'In Profile' Con de Lange
Con de Lange chats to reporter Gary Heatly in the first 'In-Profile' articles with members of the Scotland team as they prepare for the ICC World T20 in India.
Con de Lange may have turned 35 early in February, but the experienced all-rounder is one of the newer faces in the Scotland set-up for the World Twenty20 in India.
Having been born and brought up in South Africa, Con first came to play in Scotland’s domestic leagues as a 20-year-old with Ferguslie in 2001.
He spent five summers with the Paisley outfit over the next six years before playing in Ireland and England to get a taste of what the cricket in those countries had to offer.
“My wife is Scottish and I love it here so we were always keen to come back at some point and thankfully I was able to join Clydesdale as a player/coach,” Con said.
“If you had said to me when I first came to Scotland back in 2001 that one day I would be playing for them in a World Twenty20 event in India then I would not have believed you.
“However, I am dedicated to the Scottish cause and very proud to have been selected and the next few weeks are a real opportunity for us to show others what we can do.
“It is exciting to play international cricket, it is something that I’m really keen on and I think that the group as a whole is doing all of the right things at the minute.
“It is about taking all of those good things into matches and that will help us to record wins on the big stage out in India.”
With Con and co now safely in India, Scotland’s Group B matches start when they take on Afghanistan on March 8.
They then face Zimbabwe and Hong Kong and if they can come out on top in the section they will then progress to the Super Ten phase.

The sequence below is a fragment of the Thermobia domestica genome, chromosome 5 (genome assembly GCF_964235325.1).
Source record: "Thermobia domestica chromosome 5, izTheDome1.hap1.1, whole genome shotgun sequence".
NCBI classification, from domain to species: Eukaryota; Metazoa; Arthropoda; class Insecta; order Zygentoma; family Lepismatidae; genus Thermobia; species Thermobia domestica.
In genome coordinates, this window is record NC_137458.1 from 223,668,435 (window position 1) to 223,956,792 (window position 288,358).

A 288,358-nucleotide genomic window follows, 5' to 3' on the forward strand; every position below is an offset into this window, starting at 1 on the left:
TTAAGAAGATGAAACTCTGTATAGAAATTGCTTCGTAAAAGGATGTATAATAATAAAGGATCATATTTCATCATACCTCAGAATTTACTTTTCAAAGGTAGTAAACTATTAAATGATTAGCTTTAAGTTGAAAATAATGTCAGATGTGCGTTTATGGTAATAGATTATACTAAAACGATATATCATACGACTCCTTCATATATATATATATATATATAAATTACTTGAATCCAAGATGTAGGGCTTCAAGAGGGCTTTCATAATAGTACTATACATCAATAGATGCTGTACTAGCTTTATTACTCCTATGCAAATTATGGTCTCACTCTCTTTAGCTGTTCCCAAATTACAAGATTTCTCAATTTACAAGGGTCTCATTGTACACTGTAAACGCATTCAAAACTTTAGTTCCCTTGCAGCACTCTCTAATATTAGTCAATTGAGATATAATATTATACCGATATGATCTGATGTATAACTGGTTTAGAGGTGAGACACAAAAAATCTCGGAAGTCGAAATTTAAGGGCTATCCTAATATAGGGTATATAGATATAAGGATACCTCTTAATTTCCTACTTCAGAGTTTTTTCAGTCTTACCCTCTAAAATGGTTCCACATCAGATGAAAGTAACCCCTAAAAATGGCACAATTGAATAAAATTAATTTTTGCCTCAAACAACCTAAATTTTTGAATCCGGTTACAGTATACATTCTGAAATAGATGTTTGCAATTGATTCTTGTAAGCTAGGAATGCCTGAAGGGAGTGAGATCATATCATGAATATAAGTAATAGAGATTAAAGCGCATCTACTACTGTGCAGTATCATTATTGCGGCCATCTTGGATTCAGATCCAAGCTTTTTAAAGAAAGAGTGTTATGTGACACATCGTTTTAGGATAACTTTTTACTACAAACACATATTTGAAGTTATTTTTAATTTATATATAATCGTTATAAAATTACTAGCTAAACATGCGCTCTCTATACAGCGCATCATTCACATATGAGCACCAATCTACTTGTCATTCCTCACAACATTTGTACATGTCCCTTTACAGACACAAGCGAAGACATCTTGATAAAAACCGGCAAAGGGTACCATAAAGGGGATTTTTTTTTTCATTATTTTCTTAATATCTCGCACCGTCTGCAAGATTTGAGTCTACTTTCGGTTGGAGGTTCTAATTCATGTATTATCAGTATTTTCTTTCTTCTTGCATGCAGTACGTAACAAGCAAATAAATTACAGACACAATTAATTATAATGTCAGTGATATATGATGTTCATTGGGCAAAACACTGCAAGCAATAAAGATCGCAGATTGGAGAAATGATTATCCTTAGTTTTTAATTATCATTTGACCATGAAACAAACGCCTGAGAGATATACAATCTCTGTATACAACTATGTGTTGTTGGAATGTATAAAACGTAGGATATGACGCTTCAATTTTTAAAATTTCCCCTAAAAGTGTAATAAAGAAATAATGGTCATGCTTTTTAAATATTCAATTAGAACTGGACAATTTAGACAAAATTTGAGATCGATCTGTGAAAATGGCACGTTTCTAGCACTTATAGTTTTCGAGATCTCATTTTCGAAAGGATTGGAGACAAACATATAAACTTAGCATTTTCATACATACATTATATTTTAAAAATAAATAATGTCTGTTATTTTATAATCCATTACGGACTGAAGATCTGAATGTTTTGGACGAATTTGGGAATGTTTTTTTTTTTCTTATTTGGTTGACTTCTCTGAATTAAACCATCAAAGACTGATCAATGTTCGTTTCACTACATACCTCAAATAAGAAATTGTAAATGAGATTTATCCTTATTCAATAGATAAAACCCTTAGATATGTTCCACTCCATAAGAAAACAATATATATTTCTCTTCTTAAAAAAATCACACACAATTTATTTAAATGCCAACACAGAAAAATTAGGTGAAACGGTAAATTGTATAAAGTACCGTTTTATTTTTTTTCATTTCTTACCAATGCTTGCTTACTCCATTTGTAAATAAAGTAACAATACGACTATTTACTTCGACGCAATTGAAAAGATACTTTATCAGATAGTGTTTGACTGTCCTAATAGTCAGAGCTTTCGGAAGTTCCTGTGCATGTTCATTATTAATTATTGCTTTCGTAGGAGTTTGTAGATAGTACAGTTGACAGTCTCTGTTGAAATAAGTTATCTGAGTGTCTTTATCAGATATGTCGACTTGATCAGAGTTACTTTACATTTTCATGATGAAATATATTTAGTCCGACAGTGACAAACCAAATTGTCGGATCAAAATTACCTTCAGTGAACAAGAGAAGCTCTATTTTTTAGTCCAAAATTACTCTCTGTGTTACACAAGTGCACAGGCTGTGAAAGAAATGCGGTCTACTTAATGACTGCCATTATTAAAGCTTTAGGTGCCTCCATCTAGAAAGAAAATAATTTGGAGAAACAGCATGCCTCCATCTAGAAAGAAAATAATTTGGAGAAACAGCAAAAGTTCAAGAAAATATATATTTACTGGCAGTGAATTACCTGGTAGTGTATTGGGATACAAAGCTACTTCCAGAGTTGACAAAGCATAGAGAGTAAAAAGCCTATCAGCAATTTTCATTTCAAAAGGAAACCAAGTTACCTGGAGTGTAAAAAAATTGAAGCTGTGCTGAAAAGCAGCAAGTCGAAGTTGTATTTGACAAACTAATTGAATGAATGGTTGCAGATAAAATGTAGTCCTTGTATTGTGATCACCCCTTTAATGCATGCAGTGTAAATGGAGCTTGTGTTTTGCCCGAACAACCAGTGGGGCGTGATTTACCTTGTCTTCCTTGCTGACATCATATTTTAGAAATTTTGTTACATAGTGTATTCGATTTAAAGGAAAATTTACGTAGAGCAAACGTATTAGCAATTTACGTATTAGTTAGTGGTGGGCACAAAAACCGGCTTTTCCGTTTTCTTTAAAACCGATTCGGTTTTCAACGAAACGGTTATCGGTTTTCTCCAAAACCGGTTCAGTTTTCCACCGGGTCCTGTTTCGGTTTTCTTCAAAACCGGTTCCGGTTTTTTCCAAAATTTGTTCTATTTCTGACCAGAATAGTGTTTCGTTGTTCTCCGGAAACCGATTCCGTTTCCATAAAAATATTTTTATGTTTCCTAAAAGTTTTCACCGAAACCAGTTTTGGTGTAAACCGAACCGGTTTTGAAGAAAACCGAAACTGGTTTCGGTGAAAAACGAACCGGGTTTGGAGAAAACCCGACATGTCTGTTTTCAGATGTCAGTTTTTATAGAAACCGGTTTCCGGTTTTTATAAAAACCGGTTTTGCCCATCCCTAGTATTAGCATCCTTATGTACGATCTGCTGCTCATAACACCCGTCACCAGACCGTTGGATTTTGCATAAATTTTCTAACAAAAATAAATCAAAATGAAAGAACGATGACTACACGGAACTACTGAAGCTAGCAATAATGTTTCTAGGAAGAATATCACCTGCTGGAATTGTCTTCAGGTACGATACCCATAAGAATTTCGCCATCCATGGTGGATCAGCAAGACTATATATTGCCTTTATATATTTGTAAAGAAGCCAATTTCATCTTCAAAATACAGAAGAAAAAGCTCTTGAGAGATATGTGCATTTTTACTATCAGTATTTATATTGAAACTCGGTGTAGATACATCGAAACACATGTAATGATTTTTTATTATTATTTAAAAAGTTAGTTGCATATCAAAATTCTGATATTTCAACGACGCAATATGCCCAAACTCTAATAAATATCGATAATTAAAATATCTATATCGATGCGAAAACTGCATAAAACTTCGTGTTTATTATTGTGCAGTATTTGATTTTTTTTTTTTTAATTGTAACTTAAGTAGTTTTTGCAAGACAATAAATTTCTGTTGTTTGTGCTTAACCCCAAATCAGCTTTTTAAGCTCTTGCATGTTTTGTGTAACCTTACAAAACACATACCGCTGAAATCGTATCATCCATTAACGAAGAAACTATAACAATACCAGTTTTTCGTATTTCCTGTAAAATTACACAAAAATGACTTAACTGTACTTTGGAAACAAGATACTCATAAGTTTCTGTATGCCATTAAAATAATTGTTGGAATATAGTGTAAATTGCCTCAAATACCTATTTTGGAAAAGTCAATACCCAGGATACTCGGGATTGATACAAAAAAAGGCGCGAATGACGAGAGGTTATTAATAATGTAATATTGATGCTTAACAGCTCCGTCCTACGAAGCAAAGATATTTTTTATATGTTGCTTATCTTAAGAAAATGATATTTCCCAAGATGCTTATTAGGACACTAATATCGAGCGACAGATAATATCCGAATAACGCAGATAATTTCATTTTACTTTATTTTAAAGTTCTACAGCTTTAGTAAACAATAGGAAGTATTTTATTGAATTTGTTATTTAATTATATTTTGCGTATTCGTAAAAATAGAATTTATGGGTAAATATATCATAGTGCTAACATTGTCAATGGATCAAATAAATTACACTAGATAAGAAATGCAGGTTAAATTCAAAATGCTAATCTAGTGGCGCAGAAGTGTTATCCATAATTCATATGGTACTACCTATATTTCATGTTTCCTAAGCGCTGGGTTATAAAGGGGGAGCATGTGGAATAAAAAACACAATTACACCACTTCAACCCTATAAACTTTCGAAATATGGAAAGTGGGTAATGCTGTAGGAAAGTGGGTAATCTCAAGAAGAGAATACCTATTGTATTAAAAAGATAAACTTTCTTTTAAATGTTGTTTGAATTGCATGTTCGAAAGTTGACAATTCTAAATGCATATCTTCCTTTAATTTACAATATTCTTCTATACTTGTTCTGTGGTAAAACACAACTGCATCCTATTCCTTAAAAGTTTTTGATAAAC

Con made his Scotland debut last summer aged 34 and has brought a lot to the table.
He is a tidy spin bowler and a clean hitter with the bat while his experience of the game in many different conditions over the years is of benefit to the younger men around him.
His coaching credentials also add something to the group and he believes head coach Grant Bradburn the other national coaches are doing a fine job.
“I can sense that there has been a massive shift in terms of professionalism in Scottish cricket since I first came to the country 15 years ago and there are a number of coaches and other people who have put in a lot of work to get this group to where it is now,” he said.
“There were more pluses than minuses for us after the qualifiers last summer and we really just had to make a few tweaks and then really commit to the type of cricket that we want to play.
“I think the T20 game moves forward so quickly and you cannot rest. You may have done something well six months ago, but that is in the past and you always have to be preparing for what comes next to be successful.
“Being involved in an event like this is why you play cricket. Getting a chance to play in big stadiums in front of noisy crowds and with people watching you on television is like a dream.
“However, what we cannot do is get overawed by the occasion, we must simply stick to our structures and play our own game like we have been talking about all winter.
“If we do that then of course we have a chance of progressing to the next stage - it is up to us now to do our talking on the field.”